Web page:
The Malaysian capital of Kuala Lumpur is a bustling city, a melting pot where cultures and cuisines converge in happy coexistence
Every account I’d read about Kuala Lumpur encouraged visits to the Petronas Twin Towers; those erupting paired skyscrapers that shoot skywards into a dusty haze. Here I’d find the tourist cluster and gurning Brits with their iPhones, and anyway, I was here for cultural immersion, and the best way to achieve this was to eat. And so, I went about my two days in “KL”, as it’s affectionately known by locals, with a nomadic intrigue and a ravenous appetite, keen to explore the city at ground level in the restaurants, kitchens and street stalls of this fast-paced and chaotic capital.
As the cultural, financial and economic centre of Malaysia, KL is a sultry place with a vibrant mix of cultures. In recent weeks, it’s been a turbulent time for politics too with the euphoria over the change of government and the reappointment of Prime Minister Mahathir Mohamad, whose political comeback, at age 92, led opposition parties to their first election victory in six decades.
I found the Indian, Arab and Chinese communities here particularly appealing given the time I’ve spent within the mostly Buddhist Bangkok. The city screams capital status, choked with people; a teeming, steaming great masterpiece of humanity. I discovered the colourfully adorned mosques and temples were some of the city’s most striking additions, adding layers of religious architecture and mixed cultures to a true melting pot of a metropolis.
Like Bangkok, I see the incense-wreathed temples and multicoloured ribbons wrapped around trees; and traffic is equally as frustrating with impatient drivers and all-too-frequent traffic jams. Much like life in “The Big Mango”, this is a city with a reverence for ancient cultures, not only demonstrated in the many religious temples but found within local art and cuisine too, all the while, driving to be plugged into the contemporary world.
Staying at the five-star St. Regis Kuala Lumpur, it began with a tray of sweet-meringue macaroons on arrival. Hardly Malay, but consumed all the same. From there, I roamed the neon-lit stretch of Jalan Alor street, devouring several buttered prawns on skewers and vast amounts of hokkien mee (lard-fried noodles), steering clear of noodles with frogs’ legs. By happy accident, I discovered Wong Ah Wah on Wai Sek Kai (“Gluttons Road”), where they serve what is firmly believed to be the best barbecue chicken wings in Malaysia. I’ll be the judge of that. Heavy with meat and with a tang of smokiness, they were indeed right up there with the very best.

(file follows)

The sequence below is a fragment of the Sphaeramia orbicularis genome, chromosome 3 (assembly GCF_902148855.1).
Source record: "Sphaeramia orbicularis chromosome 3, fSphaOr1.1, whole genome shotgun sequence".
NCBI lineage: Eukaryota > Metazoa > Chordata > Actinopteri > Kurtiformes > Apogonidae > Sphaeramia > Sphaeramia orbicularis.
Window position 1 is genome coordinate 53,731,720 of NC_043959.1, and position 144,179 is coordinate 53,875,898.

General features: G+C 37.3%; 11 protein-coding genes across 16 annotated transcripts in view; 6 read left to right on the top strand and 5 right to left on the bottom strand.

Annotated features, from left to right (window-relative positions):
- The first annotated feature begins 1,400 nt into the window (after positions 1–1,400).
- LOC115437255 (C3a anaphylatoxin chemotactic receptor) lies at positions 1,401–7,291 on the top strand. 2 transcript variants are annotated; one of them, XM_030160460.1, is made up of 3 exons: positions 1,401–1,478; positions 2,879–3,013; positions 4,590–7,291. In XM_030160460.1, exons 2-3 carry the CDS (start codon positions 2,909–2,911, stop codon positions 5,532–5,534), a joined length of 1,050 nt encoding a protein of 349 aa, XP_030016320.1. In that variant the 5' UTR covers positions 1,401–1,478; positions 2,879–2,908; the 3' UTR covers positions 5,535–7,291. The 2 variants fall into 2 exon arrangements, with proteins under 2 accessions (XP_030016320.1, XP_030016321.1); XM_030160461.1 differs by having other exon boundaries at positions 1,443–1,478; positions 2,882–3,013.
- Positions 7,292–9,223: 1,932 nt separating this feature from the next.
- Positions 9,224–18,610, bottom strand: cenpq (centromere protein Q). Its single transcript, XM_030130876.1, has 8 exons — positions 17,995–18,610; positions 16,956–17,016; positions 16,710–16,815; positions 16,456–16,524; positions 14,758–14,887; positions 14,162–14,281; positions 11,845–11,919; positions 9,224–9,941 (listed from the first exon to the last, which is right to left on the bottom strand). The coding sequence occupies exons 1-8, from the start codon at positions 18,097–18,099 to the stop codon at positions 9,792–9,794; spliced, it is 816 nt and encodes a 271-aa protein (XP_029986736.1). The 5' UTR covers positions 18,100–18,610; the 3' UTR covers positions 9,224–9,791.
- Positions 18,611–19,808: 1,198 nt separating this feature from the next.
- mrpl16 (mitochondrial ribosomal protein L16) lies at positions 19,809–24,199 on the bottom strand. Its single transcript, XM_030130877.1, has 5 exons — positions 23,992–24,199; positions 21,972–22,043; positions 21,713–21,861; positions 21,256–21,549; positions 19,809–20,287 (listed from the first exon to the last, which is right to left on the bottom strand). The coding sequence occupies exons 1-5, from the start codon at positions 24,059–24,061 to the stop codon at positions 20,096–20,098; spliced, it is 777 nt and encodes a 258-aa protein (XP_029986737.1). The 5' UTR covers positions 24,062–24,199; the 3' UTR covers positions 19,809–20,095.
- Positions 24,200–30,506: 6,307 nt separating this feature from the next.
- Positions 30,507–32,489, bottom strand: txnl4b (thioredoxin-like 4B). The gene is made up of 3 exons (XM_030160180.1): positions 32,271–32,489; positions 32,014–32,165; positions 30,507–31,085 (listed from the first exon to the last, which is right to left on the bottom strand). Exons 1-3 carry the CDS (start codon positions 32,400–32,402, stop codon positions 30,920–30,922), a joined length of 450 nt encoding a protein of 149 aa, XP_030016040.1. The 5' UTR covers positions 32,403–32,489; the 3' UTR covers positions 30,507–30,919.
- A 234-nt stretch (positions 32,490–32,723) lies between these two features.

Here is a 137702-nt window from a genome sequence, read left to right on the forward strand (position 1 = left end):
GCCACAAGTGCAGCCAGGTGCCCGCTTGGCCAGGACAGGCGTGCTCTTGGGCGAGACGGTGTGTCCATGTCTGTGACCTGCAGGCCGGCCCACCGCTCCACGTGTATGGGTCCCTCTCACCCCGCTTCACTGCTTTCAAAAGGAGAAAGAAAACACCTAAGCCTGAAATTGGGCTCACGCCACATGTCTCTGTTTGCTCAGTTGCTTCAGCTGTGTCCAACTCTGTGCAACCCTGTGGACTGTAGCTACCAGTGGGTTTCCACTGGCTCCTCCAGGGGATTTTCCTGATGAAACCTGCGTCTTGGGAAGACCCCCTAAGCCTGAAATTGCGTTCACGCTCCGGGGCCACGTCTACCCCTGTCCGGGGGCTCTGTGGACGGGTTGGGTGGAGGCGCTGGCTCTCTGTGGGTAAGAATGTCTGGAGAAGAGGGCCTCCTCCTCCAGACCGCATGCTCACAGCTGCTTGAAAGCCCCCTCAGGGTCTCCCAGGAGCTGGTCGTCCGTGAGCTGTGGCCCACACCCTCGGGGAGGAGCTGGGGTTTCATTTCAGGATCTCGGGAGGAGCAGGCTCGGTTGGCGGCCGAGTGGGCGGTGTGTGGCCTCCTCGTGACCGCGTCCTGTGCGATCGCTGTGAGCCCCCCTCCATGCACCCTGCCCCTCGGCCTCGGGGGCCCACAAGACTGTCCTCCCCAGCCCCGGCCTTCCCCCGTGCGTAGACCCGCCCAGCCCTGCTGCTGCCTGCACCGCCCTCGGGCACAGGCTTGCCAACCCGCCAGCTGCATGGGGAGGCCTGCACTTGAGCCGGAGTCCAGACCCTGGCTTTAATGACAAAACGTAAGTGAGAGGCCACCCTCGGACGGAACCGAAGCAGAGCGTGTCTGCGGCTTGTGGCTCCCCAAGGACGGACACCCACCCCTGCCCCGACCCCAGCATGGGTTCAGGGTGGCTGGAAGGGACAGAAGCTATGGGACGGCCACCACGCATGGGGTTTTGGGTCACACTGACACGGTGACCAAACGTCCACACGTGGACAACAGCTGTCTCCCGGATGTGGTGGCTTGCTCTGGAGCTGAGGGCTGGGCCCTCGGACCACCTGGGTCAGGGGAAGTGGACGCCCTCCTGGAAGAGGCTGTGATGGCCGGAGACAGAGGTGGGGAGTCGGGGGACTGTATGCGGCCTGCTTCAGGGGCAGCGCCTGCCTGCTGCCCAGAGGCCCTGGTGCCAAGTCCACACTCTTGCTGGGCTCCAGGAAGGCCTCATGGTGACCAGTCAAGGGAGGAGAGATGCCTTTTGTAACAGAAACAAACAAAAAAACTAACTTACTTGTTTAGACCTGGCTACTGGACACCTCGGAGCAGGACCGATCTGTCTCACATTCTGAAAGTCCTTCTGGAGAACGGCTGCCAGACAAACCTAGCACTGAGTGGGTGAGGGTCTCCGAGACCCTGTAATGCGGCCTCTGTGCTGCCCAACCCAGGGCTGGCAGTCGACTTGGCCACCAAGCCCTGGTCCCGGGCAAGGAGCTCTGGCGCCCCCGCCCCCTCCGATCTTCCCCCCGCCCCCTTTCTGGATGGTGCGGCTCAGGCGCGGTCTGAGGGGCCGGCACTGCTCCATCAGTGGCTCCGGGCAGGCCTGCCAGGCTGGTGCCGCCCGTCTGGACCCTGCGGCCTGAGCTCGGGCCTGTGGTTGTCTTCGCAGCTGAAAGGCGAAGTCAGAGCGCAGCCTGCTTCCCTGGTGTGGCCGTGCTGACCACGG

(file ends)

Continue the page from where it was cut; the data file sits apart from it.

That same evening I took a taxi to KDU University College and to Dewakan, a restaurant located within the Shah Alam City campus and one with an increasing reputation for contemporary, well-researched, thoroughly-considered, modern Malaysian cuisine. It was opened in March 2015 by Darren Teoh, a local chef with experience in both national and international kitchens; from Breizh and Le Bouchon, which were among Kuala Lumpur’s top French restaurants, to Les Amis and Au Jardin in Singapore.
The menu at Dewakan is a geographical journey through the biodiverse layers of Malaysian habitats, with ingredients from the seas, farms, mountains, and jungles of this wide-ranging country. For me, it’s a catalogue of new and interesting ingredients, a foreign inventory of tendons, giblets, curries and snapper.
“This is modern Malaysian cuisine,” Chef Teoh tell me, “but then what does that mean? I grew up eating many different cuisines, and this is a country built upon many different influences. I try to work with history and traditions, presenting plates in a modern way.”